Connection with language
Narrating for such books has played a key role in actor Lakshmipriyaa Chandramouli’s life recently. “As an actor, it has been greatly beneficial. Experimenting with different characters and emotions through my voice has added a different dimension to my skill set,” says Lakshmipriyaa, who has voiced for books like Thanneer and Kalvananin Kadhali, among others.
Her biggest challenge was reading out Peruvali by Sukumaran, a book that features a character from the transgender community. “The author wanted me to intentionally read it slowly in a couple of places. Also, every chapter in that is narrated by different characters. To make sure I get the voices right was a challenge,” she says.
Like Lakshmipriyaa, actor Raaghav Ranganathan has energetically dived into this new challenge; he has contributed to books like Perumal Murugan’s Koolamathari and Sundara Ramaswamy’s Prasadam, among others. “When the film industry took a hiatus, this gave me a great opportunity to keep myself occupied. It helped me connect with Tamil, a language I dearly love,” says Raaghav. He has invested in a small audio set-up at his residence and has also been doing light voice-training exercises to ensure he is in prime form. “Narrating for audiobooks helps my voice get tuned and running,” he says.
Dubbing artist Kirtana explains that there are differences between her approach to audiobooks and films, she adds. “For the film industry, my job is limited to conveying the mood of the artiste in the visual and ensuring lip-sync. With audiobooks, there are no restrictions for my imagination or performance. I decide if I should communicate a certain aspect in an aggressive or a subtle manner through my voice. For readers who have already read the book, it is my job to enhance their perception of the characters.”
If narration is a key element in an audiobook’s success, so is the content. For many Tamil authors, the distribution of physical copies of their works was a challenge during the lockdowns. These writers see the burgeoning demand for ebooks and audiobooks as a new platform for their works to reach newer audiences. “There are many young people today who can speak Tamil very well but cannot read it fluently. These audiobooks have been a boon for them,” says popular writer Pattukottai Prabakar, whose many titles, including Indhiya Neram 2AM, Oru Poi Podhum and Operation Venus, have been adapted recently to the audio format. Prabakar has been getting a lot of calls in recent times from firms to give them rights to the audio format of his work. “This trend looks all poised to grow,” he adds.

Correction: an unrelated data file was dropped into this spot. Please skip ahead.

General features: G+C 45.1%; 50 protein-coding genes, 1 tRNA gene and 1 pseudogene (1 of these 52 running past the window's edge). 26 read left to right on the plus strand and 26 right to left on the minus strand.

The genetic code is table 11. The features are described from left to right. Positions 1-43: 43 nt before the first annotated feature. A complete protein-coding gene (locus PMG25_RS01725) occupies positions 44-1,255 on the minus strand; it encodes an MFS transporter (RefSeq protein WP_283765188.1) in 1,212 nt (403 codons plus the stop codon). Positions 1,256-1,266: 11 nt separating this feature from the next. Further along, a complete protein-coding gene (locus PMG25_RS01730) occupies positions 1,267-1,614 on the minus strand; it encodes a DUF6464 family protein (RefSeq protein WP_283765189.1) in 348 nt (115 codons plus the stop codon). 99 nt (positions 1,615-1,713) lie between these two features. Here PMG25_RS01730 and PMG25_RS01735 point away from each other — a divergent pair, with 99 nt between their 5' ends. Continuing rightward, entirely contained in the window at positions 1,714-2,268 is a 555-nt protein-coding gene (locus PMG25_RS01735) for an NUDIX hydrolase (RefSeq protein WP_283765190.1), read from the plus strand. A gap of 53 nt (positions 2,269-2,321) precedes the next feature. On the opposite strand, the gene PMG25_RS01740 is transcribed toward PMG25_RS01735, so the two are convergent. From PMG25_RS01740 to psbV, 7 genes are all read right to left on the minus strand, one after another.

Listeners for such audiobooks belong to all ages, but older listeners and people tuning in from abroad vouch that it gives them a radio-like experience and an opportunity to relive material that they read in their younger days.
For homemaker and regular listener Priya, it presented a chance to connect with the language. She says, “During the pandemic and lockdown, audiobooks have been my constant companion. Not only has it kept me in good spirits, it has also made me learn a thing or two about the beautiful language that’s Tamil.”